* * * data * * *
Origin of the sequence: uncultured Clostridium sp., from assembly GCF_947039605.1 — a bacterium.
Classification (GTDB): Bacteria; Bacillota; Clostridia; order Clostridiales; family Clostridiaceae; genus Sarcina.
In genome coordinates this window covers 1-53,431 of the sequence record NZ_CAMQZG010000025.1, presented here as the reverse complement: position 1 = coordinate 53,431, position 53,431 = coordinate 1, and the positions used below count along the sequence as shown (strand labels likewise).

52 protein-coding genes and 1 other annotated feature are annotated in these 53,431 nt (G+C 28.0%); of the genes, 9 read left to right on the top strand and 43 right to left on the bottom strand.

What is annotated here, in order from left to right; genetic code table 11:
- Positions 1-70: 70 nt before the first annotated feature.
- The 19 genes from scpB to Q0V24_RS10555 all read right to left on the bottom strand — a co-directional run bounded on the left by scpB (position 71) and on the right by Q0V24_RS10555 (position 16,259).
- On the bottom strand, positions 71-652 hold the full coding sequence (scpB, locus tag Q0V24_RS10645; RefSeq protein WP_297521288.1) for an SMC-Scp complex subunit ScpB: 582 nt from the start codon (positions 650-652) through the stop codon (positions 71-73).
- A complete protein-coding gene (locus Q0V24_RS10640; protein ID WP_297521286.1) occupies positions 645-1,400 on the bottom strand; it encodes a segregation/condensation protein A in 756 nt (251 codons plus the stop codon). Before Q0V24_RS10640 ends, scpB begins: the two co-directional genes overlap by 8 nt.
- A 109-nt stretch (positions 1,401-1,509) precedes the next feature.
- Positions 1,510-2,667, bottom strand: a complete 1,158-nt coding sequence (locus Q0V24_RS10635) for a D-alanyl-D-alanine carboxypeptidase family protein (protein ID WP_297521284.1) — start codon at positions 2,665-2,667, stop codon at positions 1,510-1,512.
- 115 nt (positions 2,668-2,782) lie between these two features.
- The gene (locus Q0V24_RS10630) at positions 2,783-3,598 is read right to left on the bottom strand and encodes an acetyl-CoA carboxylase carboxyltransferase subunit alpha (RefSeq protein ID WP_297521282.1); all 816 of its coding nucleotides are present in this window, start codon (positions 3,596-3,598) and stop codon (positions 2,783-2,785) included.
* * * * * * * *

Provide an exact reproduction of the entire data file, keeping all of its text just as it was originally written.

Origin of the sequence: uncultured Clostridium sp., from assembly GCF_947039605.1 — a bacterium.
Classification (GTDB): Bacteria; Bacillota; Clostridia; order Clostridiales; family Clostridiaceae; genus Sarcina.
In genome coordinates this window covers 1-53,431 of the sequence record NZ_CAMQZG010000025.1, presented here as the reverse complement: position 1 = coordinate 53,431, position 53,431 = coordinate 1, and the positions used below count along the sequence as shown (strand labels likewise).

52 protein-coding genes and 1 other annotated feature are annotated in these 53,431 nt (G+C 28.0%); of the genes, 9 read left to right on the top strand and 43 right to left on the bottom strand.

What is annotated here, in order from left to right; genetic code table 11:
- Positions 1-70: 70 nt before the first annotated feature.
- The 19 genes from scpB to Q0V24_RS10555 all read right to left on the bottom strand — a co-directional run bounded on the left by scpB (position 71) and on the right by Q0V24_RS10555 (position 16,259).
- On the bottom strand, positions 71-652 hold the full coding sequence (scpB, locus tag Q0V24_RS10645; RefSeq protein WP_297521288.1) for an SMC-Scp complex subunit ScpB: 582 nt from the start codon (positions 650-652) through the stop codon (positions 71-73).
- A complete protein-coding gene (locus Q0V24_RS10640; protein ID WP_297521286.1) occupies positions 645-1,400 on the bottom strand; it encodes a segregation/condensation protein A in 756 nt (251 codons plus the stop codon). Before Q0V24_RS10640 ends, scpB begins: the two co-directional genes overlap by 8 nt.
- A 109-nt stretch (positions 1,401-1,509) precedes the next feature.
- Positions 1,510-2,667, bottom strand: a complete 1,158-nt coding sequence (locus Q0V24_RS10635) for a D-alanyl-D-alanine carboxypeptidase family protein (protein ID WP_297521284.1) — start codon at positions 2,665-2,667, stop codon at positions 1,510-1,512.
- 115 nt (positions 2,668-2,782) lie between these two features.
- The gene (locus Q0V24_RS10630) at positions 2,783-3,598 is read right to left on the bottom strand and encodes an acetyl-CoA carboxylase carboxyltransferase subunit alpha (RefSeq protein ID WP_297521282.1); all 816 of its coding nucleotides are present in this window, start codon (positions 3,596-3,598) and stop codon (positions 2,783-2,785) included.